Children of the Poor (1892) was a sequel in which Riis wrote of particular children that he had encountered.
Theodore Roosevelt introduced himself to Riis, offering to help his efforts somehow. Upon his 1895 appointment to the presidency of the Board of Commissioners of the New York City Police Department, Roosevelt asked Riis to show him nighttime police work. During their first tour, the pair found that nine out of ten patrolmen were missing. Riis wrote about this for the next day's newspaper, and for the rest of Roosevelt's term the force was more attentive.
Roosevelt closed the police-managed lodging rooms in which Riis had suffered during his first years in New York. After reading the exposés, Roosevelt was so deeply affected by Riis's sense of justice that Roosevelt met and befriended Riis for life, later remarking about: "Jacob Riis, whom I am tempted to call the best American I ever knew, although he was already a young man when he came hither from Denmark".
After Roosevelt became President, he wrote a tribute to Riis that started:
Recently a man, well qualified to pass judgment, alluded to Mr. Jacob A. Riis as "the most useful citizen of New York". Those fellow citizens of Mr. Riis who best know his work will be most apt to agree with this statement. The countless evils which lurk in the dark corners of our civic institutions, which stalk abroad in the slums, and have their permanent abode in the crowded tenement houses, have met in Mr. Riis the most formidable opponent ever encountered by them in New York City."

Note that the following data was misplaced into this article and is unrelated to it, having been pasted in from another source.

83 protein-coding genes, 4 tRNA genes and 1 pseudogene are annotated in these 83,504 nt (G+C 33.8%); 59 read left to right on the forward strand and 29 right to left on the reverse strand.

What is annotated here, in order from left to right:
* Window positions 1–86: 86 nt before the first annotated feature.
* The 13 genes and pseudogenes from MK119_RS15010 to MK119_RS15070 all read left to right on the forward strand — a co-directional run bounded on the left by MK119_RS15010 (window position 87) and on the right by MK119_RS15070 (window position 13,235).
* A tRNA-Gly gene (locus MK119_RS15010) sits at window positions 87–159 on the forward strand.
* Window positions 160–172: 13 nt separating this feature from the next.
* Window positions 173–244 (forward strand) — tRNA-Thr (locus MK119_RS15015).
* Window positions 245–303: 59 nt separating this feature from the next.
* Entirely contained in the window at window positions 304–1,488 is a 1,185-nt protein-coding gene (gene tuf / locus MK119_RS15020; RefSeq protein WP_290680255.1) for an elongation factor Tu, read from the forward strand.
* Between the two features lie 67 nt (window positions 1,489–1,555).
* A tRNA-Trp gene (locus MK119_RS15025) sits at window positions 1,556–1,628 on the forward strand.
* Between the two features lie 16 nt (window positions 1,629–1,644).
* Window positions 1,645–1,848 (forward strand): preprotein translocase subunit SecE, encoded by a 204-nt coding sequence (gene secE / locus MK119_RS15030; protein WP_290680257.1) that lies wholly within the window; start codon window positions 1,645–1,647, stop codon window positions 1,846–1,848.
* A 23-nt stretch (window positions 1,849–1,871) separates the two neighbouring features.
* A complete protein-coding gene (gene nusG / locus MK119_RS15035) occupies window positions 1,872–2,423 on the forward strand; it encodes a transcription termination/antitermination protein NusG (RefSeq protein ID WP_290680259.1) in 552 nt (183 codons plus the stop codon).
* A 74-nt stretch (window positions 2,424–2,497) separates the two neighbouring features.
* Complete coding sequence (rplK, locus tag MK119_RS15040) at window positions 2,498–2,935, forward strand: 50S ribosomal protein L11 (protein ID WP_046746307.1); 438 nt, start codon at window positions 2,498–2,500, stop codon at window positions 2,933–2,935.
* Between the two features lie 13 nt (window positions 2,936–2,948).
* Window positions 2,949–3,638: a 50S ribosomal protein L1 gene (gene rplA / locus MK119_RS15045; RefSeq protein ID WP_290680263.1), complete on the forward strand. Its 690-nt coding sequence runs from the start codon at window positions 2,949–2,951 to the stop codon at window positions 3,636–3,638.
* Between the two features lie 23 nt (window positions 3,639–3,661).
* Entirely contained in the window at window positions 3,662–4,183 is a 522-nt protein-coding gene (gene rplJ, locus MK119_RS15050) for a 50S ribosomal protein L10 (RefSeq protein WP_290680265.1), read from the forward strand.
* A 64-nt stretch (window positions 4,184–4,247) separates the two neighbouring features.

For his part, Riis wrote a campaign biography of Roosevelt that praised him.
A particularly important effort by Riis was his exposure of the state of New York's water supply. His five-column story "Some Things We Drink", in the 21 August 1891 edition of the New York Evening Sun, included six photographs (later lost). Riis wrote:
"I took my camera and went up in the watershed photographing my evidence wherever I found it. Populous towns sewered directly into our drinking water. I went to the doctors and asked how many days a vigorous cholera bacillus may live and multiply in running water. About seven, said they. My case was made."
The story resulted in the purchase by New York City of areas around the New Croton Reservoir, and may well have saved New Yorkers from an epidemic of cholera.
Riis tried hard to have the slums around Five Points demolished and replaced with a park. His writings resulted in the Drexel Committee investigation of unsafe tenements; this resulted in the Small Park Act of 1887. Riis was not invited to the eventual opening of the park on 15 June 1897, but went all the same, together with Lincoln Steffens. In the last speech, the street cleaning commissioner credited Riis for the park. Other parks also were created, and Riis was popularly credited with them as well.
Riis wrote his autobiography, The Making of an American, in 1901. In 1905, Jacob Riis's wife Elisabeth became ill and died. Riis remarried in 1907, and with his new wife, Mary Phillips, relocated to a farm in Barre, Massachusetts. Riis died at the farm on May 26, 1914. His second wife lived until 1967, continuing work on the farm, working on Wall Street and teaching classes at Columbia University.